Oregon FFA has a new leader.

Shawn Dooley

{photoSource}Capital Press{/photoSource}

Shawn Dooley, a native Oregonian and former FFA state officer, will become the organization’s first CEO, returning home after spending the last six years as a national and international business consultant working in countries such as Kazakhstan, Ukraine and Azerbaijan.

The move comes after the Oregon FFA Association, Foundation and Alumni voted in 2018 to come together under a single management structure, governed by a 10-person joint policy board. As CEO, Dooley, 59, will oversee staff, finances and fundraising for all three groups.

“I’m looking forward to reconnecting with people in my roots, and bringing to this new position the business experience that I have had,” Dooley said in an interview with the Capital Press. “Hopefully we will bring some synergy and efficiency to the organization.”

The timing of the hire is also fitting, with Dooley set to begin March 18, just four days before the annual Oregon FFA State Convention kicks off March 22-25 at the Deschutes Fair & Expo Center in Redmond. An estimated 1,700 students from 102 local FFA chapters are expected to attend this year’s convention.

Dooley is a former Oregon FFA officer, serving as state sentinel during 1978-79. A graduate of Dayton High School, Dooley joined FFA in eighth grade, raising Holstein bottle calves, sheep and hogs, while also farming spring wheat and working at a local dairy.

Dooley remembers receiving his first Holstein bull calf as a birthday present when he was in seventh grade. The family had just moved from the Portland metro area to rural Dayton, and Dooley was excited to raise animals like his dad did back in high school.

Being a part of FFA, Dooley said, was very influential in his personal development and setting him on a career path in agriculture. Dooley graduated from Oregon State University in 1984 with a bachelor’s degrees in agricultural education, and agricultural and resource management.

While in school, Dooley worked at at a local feed store, Valley Feed and Supply, in McMinnville — what is now Buchanan Cellars. It was there he met a district manager for Purina Mills, which offered him a job. Dooley spent eight years with Purina, bouncing from the Willamette Valley to Southern Oregon to Phoenix to Seattle.

From there, Dooley joined a small startup company, Absorption Corp., which manufactured and sold pet supplies. Under Dooley’s leadership, the company expanded sales to large retailers like Petco, PetSmart and Walmart, and branching out into 17 countries.

Absorption Corp sold in 2013 and became Healthy Pet LP. Dooley went on to start his own consulting company, SMD Group, based in Bellingham, Wash., that specializing in the sale, marketing and distribution of both pet supplies and value-added food products.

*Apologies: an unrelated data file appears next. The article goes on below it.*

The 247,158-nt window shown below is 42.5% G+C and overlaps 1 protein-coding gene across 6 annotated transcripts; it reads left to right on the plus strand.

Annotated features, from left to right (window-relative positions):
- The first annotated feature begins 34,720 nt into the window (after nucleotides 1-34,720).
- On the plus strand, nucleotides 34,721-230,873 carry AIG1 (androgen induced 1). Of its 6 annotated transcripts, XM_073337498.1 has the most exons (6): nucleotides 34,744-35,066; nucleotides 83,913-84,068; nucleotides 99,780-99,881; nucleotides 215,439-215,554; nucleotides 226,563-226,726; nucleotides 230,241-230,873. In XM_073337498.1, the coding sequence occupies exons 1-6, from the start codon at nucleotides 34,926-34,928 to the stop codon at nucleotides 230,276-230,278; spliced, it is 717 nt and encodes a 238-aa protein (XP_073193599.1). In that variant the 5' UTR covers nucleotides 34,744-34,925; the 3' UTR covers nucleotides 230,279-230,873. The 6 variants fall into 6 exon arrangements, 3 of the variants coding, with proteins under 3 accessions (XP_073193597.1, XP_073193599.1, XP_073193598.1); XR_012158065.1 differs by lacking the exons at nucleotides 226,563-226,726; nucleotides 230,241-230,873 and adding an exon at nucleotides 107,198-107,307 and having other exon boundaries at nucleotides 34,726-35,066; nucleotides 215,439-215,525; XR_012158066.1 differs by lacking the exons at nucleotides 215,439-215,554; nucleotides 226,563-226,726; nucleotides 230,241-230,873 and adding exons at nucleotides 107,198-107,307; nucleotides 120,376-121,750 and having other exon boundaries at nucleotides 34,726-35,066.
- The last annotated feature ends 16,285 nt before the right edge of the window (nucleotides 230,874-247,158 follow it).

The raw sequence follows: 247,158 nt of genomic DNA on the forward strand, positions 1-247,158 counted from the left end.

Ultimately, Dooley said he felt the pull to come back to Oregon, and back to FFA.

“At this stage in life, I am interested in supporting young people in developing into good human beings, productive citizens, and helping prepare them to be the type of employees that I looked for when we had Absorption Corp,” he said. “People who are team players, who can advocate for themselves, who can ask questions and have a work ethic.”

Kirk Maag, with the Oregon FFA Foundation, chaired the search committee for a new CEO. The committee selected Dooley from a field of 17 applicants and three finalists, Maag said.

“Oregon FFA is thrilled to welcome Shawn back to Oregon,” Maag said in a statement. “His business acumen, proven leadership, and deep roots in Oregon agriculture align with our goals for the CEO position. Oregon FFA will be stronger with Shawn at the helm.”

The Oregon FFA Association, Foundation and Alumni previously operated as independent groups, but with similar goals. The Association works directly with teachers and students to organize FFA activities, while the Foundation is the main fundraising arm, drawing support from members and corporate sponsors. Finally, the Alumni are an all-volunteer faction that provides support for local chapters.

The groups voted on a new management structure after Kevin White stepped down as executive director of the Oregon FFA Foundation last year. Rather than hire individual executives for each branch, Maag said they felt it would be more efficient have a single CEO in charge.

“What you have now is a CEO who will understand both the fundraising side, and the needs on the association side of where that money is going,” Maag said in a previous interview in December 2018.

Oregon FFA serves 7,007 students and 109 chapters statewide. Dooley said as soon as he is up to speed on the organization and its sponsors, he will conduct a roadshow to meet with supporters, spread their message and further strengthen their relationships.

“We will crisscross the state and look for opportunities to meet with stakeholders and share the Oregon FFA story in front of as many groups and microphones as we can,” he said.


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